Sharp falls in oil and stock markets are caused by the China COVID crisis.
High falls in oil prices and escalating COVID lockdowns in China on Monday both contributed to a recent relaxation in oil prices and sharp drops in stock markets throughout Asia.
Investors were concerned about demand in the second-largest economy in the world and the effect of escalating lockdowns on economic growth, which sent the price of Brent crude futures down 3% on the day to $81 a barrel.
The Hang Seng Index in Hong Kong fell by more than 4% in the start before settling down by roughly 2%.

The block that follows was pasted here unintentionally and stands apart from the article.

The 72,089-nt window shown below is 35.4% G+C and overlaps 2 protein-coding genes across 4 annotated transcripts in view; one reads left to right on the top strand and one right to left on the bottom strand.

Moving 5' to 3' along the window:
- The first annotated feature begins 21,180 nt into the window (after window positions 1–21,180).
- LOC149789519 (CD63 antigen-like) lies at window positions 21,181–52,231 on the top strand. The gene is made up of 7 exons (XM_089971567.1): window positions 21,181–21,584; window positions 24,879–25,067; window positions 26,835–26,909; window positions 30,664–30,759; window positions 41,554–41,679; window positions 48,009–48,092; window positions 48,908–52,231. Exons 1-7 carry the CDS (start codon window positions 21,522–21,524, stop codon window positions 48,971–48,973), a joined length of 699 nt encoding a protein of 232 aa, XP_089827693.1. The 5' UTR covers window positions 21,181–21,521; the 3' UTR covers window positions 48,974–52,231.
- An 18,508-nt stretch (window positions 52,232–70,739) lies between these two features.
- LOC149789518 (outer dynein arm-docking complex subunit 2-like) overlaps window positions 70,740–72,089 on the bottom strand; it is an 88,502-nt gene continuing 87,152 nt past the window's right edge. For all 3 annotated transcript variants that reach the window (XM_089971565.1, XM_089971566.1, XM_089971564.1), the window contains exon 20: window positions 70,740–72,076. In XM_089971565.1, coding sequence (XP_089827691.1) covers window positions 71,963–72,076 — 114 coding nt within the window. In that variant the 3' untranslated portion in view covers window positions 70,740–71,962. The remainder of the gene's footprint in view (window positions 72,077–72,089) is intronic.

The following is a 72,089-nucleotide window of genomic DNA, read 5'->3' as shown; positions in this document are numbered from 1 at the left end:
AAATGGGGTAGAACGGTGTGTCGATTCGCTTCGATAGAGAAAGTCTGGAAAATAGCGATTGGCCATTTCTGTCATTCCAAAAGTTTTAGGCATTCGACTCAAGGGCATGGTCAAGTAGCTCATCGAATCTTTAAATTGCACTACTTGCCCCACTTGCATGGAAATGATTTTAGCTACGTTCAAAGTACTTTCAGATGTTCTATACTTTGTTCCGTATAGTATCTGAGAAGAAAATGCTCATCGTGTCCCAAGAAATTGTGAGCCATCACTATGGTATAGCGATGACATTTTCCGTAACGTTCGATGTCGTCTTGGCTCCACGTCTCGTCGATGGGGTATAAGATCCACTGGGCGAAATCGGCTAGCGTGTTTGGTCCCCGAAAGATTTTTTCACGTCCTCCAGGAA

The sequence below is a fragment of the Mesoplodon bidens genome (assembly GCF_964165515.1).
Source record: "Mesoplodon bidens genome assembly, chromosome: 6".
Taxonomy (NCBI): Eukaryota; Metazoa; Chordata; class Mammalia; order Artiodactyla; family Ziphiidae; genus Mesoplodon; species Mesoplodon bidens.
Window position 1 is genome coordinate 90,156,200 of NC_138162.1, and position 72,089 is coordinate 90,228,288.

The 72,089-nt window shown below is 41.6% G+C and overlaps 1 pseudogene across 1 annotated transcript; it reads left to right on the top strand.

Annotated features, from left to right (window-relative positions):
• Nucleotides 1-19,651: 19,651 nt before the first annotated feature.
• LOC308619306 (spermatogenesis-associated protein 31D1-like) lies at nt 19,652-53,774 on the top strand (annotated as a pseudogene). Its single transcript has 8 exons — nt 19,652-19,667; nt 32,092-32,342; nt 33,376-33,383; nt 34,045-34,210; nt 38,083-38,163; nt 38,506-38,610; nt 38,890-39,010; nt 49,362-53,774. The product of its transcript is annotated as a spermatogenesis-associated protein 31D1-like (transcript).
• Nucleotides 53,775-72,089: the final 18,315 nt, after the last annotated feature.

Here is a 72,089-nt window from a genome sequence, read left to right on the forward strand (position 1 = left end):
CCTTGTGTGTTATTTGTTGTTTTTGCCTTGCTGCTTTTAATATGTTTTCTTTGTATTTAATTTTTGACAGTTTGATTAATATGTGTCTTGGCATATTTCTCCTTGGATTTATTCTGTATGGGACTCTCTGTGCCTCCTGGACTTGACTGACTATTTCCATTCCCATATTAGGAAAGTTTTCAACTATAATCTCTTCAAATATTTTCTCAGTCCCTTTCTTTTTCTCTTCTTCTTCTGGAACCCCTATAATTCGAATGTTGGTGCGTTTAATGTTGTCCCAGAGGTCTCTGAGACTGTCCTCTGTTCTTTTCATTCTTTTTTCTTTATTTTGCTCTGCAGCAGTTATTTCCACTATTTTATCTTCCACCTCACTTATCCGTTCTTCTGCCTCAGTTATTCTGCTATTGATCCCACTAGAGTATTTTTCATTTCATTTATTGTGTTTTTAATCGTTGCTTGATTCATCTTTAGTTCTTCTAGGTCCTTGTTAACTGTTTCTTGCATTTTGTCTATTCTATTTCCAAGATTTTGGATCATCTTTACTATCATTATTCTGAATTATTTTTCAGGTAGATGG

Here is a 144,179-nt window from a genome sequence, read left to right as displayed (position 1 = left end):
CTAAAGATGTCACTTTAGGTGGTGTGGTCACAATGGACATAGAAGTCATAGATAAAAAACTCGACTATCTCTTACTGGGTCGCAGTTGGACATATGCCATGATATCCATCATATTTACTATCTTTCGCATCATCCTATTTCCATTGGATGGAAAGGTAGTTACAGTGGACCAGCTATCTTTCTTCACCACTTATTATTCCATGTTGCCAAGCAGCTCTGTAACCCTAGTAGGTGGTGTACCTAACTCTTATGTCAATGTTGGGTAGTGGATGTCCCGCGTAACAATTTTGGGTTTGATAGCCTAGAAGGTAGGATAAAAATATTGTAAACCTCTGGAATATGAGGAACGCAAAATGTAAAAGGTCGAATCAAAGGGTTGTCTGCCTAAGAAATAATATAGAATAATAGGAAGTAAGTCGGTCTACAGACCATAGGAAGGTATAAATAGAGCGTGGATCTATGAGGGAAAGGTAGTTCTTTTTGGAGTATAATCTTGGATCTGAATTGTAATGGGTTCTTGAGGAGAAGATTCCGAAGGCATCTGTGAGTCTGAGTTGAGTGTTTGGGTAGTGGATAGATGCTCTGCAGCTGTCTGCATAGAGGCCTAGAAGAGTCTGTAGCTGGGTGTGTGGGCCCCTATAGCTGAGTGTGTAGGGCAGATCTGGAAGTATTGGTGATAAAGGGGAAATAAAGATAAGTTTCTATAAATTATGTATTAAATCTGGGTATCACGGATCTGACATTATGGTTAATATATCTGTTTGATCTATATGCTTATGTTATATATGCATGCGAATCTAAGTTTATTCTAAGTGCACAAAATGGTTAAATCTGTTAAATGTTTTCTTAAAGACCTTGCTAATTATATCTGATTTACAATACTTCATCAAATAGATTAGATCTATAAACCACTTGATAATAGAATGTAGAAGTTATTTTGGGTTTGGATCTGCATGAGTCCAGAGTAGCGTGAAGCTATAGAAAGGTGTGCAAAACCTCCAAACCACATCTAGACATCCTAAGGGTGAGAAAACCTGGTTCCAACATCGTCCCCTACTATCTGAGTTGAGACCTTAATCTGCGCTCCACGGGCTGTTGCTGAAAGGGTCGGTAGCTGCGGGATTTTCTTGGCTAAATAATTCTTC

Even though China’s central bank took action on Friday to increase market liquidity, equity markets throughout Asia were largely lower, with the CSI300 Index down about 2%.
Yuan declined as well.
The commodities-heavy FTSE 100 declined by 0.8% as a result of the bad attitude spreading to Europe at opening.
Market analysts have expressed concerns that the demonstrations and China’s zero-COVID policy may do more economic harm than initially thought.
According to an OECD estimate released earlier this month, China’s economic growth will drop to 3.3% in 2022 from a previous year’s rate of 8.1%.
Beijing anticipated a 5.5% rate of growth at the beginning of 2022.